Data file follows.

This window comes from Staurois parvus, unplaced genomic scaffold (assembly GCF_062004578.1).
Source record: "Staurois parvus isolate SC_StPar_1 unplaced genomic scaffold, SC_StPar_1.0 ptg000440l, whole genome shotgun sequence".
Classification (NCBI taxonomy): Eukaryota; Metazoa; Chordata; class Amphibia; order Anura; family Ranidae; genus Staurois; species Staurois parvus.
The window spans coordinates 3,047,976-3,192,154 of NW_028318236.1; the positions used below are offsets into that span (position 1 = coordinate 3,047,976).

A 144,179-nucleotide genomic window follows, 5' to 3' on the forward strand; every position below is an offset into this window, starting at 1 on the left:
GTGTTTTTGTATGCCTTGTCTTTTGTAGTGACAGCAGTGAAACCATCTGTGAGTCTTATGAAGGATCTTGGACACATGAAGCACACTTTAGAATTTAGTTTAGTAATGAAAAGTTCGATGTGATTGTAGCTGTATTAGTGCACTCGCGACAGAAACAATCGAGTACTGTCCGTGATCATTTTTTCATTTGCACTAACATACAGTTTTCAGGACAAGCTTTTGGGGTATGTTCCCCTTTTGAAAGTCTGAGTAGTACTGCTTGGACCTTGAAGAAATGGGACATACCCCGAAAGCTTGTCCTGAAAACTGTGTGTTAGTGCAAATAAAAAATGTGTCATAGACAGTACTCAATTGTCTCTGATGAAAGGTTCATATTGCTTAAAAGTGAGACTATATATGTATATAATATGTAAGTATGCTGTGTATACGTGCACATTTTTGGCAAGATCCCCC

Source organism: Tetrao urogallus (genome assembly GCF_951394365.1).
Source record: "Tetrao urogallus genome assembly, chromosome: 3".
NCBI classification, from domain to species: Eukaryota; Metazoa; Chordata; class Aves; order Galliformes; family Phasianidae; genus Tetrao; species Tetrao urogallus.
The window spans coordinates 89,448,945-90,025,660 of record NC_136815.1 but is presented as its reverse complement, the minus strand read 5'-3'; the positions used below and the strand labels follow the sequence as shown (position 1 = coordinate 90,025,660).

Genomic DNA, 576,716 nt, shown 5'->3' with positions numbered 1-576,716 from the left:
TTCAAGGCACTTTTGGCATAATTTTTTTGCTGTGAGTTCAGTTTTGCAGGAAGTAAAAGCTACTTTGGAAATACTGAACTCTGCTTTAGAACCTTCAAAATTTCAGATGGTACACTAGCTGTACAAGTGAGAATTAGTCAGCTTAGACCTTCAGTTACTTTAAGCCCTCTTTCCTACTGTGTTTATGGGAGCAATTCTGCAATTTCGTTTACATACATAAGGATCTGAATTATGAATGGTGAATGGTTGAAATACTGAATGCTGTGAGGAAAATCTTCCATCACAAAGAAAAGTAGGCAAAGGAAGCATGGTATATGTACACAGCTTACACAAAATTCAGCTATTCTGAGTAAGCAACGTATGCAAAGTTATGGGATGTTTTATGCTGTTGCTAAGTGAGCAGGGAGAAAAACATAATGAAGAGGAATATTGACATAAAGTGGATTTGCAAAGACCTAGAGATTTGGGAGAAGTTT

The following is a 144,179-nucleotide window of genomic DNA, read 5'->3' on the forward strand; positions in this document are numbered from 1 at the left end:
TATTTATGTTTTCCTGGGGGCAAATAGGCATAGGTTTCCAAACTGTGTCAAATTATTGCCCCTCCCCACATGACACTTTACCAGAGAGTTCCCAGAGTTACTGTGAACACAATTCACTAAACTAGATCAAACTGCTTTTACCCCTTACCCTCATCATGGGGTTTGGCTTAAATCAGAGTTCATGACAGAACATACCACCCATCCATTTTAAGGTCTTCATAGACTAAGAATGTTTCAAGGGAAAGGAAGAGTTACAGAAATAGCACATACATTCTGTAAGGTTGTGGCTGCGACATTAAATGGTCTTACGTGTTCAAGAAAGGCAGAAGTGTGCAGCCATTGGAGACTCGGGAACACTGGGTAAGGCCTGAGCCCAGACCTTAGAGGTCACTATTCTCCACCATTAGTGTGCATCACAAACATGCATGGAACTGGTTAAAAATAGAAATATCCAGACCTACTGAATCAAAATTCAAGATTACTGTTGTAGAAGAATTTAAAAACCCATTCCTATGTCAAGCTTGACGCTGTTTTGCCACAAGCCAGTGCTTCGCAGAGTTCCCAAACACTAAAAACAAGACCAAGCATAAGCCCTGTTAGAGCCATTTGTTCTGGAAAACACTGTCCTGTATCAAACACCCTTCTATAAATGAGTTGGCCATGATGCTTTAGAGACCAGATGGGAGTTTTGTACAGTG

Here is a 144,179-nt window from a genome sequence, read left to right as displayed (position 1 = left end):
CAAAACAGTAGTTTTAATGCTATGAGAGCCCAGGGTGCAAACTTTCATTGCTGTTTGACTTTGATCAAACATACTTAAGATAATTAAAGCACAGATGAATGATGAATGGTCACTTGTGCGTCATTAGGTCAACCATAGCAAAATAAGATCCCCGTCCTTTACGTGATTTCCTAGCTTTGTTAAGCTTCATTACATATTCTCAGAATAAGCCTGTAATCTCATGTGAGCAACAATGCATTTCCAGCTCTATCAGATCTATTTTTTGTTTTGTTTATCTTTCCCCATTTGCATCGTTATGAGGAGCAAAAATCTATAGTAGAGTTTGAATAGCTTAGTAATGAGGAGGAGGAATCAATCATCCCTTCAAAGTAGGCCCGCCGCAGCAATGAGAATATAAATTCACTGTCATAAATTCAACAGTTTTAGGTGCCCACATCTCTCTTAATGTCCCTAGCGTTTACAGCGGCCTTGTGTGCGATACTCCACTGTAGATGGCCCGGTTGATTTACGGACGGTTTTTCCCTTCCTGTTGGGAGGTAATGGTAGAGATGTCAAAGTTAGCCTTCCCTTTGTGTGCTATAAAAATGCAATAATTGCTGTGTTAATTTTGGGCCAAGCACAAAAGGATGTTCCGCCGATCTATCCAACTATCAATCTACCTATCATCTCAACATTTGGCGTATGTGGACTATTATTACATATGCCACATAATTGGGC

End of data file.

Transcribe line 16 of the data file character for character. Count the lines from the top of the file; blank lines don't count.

CAAAACAGTAGTTTTAATGCTATGAGAGCCCAGGGTGCAAACTTTCATTGCTGTTTGACTTTGATCAAACATACTTAAGATAATTAAAGCACAGATGAATGATGAATGGTCACTTGTGCGTCATTAGGTCAACCATAGCAAAATAAGATCCCCGTCCTTTACGTGATTTCCTAGCTTTGTTAAGCTTCATTACATATTCTCAGAATAAGCCTGTAATCTCATGTGAGCAACAATGCATTTCCAGCTCTATCAGATCTATTTTTTGTTTTGTTTATCTTTCCCCATTTGCATCGTTATGAGGAGCAAAAATCTATAGTAGAGTTTGAATAGCTTAGTAATGAGGAGGAGGAATCAATCATCCCTTCAAAGTAGGCCCGCCGCAGCAATGAGAATATAAATTCACTGTCATAAATTCAACAGTTTTAGGTGCCCACATCTCTCTTAATGTCCCTAGCGTTTACAGCGGCCTTGTGTGCGATACTCCACTGTAGATGGCCCGGTTGATTTACGGACGGTTTTTCCCTTCCTGTTGGGAGGTAATGGTAGAGATGTCAAAGTTAGCCTTCCCTTTGTGTGCTATAAAAATGCAATAATTGCTGTGTTAATTTTGGGCCAAGCACAAAAGGATGTTCCGCCGATCTATCCAACTATCAATCTACCTATCATCTCAACATTTGGCGTATGTGGACTATTATTACATATGCCACATAATTGGGC